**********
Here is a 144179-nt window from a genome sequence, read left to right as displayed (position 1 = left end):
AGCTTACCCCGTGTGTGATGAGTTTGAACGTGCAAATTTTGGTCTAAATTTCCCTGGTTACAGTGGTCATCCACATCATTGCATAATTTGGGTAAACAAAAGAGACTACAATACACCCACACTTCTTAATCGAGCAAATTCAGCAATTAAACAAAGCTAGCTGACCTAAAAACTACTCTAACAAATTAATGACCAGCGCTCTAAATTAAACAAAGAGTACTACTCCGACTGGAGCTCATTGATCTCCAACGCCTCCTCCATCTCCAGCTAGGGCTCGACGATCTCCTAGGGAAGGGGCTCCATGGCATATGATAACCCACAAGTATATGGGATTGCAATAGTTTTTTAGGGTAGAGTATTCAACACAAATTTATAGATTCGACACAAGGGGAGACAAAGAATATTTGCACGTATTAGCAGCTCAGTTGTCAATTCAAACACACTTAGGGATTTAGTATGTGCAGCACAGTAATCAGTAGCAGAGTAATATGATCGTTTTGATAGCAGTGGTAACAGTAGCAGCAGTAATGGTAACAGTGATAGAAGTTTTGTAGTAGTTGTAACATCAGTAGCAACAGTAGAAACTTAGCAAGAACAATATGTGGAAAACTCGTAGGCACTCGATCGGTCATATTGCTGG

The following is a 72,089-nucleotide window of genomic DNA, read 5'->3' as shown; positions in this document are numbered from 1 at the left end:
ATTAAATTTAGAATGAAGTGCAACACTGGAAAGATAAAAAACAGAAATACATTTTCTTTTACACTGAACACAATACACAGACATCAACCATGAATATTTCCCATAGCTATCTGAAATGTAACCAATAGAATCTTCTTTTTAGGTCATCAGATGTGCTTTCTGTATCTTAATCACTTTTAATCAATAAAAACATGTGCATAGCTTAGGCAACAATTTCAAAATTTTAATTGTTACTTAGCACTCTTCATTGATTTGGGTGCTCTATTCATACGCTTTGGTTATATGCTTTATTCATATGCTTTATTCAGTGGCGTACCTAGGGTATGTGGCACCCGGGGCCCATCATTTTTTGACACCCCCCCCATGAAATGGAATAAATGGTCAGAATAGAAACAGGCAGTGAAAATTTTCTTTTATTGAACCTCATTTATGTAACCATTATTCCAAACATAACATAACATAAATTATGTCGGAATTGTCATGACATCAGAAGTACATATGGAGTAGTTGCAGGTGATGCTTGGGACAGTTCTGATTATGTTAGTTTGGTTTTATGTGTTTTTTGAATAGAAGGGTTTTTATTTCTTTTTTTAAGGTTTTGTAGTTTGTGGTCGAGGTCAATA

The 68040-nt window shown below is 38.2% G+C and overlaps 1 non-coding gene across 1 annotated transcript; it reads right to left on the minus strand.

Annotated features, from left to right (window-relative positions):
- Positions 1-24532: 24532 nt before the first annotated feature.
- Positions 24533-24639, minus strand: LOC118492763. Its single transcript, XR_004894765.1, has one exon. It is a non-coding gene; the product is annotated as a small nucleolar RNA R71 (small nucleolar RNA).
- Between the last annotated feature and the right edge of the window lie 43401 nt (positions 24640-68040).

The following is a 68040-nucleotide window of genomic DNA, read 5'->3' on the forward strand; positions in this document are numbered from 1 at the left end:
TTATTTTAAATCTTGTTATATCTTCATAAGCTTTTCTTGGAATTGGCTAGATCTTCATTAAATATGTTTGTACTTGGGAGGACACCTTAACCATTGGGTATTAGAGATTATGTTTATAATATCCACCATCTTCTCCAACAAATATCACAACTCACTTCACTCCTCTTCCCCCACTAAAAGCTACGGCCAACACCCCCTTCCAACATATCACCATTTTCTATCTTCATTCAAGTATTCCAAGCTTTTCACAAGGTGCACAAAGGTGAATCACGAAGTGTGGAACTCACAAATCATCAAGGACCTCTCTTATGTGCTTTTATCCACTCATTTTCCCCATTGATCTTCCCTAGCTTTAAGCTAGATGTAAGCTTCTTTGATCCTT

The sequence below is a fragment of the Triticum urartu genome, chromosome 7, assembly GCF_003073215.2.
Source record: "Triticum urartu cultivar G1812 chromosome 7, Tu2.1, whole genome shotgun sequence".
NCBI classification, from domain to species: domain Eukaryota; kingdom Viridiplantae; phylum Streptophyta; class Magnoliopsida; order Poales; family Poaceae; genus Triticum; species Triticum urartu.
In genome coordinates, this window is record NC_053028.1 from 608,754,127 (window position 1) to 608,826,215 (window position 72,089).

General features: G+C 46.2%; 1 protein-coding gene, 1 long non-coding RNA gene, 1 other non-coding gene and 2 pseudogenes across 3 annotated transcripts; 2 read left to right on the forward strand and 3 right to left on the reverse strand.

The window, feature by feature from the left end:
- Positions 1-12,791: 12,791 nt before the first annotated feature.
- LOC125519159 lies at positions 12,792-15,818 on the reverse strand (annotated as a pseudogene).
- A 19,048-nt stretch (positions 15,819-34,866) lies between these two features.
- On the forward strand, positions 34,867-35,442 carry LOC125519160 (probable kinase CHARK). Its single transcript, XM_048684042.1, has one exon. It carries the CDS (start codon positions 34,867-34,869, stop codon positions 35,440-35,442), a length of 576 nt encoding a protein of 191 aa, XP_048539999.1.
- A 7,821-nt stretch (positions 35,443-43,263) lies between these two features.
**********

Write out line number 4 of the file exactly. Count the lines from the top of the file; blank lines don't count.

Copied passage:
ATTAAATTTAGAATGAAGTGCAACACTGGAAAGATAAAAAACAGAAATACATTTTCTTTTACACTGAACACAATACACAGACATCAACCATGAATATTTCCCATAGCTATCTGAAATGTAACCAATAGAATCTTCTTTTTAGGTCATCAGATGTGCTTTCTGTATCTTAATCACTTTTAATCAATAAAAACATGTGCATAGCTTAGGCAACAATTTCAAAATTTTAATTGTTACTTAGCACTCTTCATTGATTTGGGTGCTCTATTCATACGCTTTGGTTATATGCTTTATTCATATGCTTTATTCAGTGGCGTACCTAGGGTATGTGGCACCCGGGGCCCATCATTTTTTGACACCCCCCCCATGAAATGGAATAAATGGTCAGAATAGAAACAGGCAGTGAAAATTTTCTTTTATTGAACCTCATTTATGTAACCATTATTCCAAACATAACATAACATAAATTATGTCGGAATTGTCATGACATCAGAAGTACATATGGAGTAGTTGCAGGTGATGCTTGGGACAGTTCTGATTATGTTAGTTTGGTTTTATGTGTTTTTTGAATAGAAGGGTTTTTATTTCTTTTTTTAAGGTTTTGTAGTTTGTGGTCGAGGTCAATA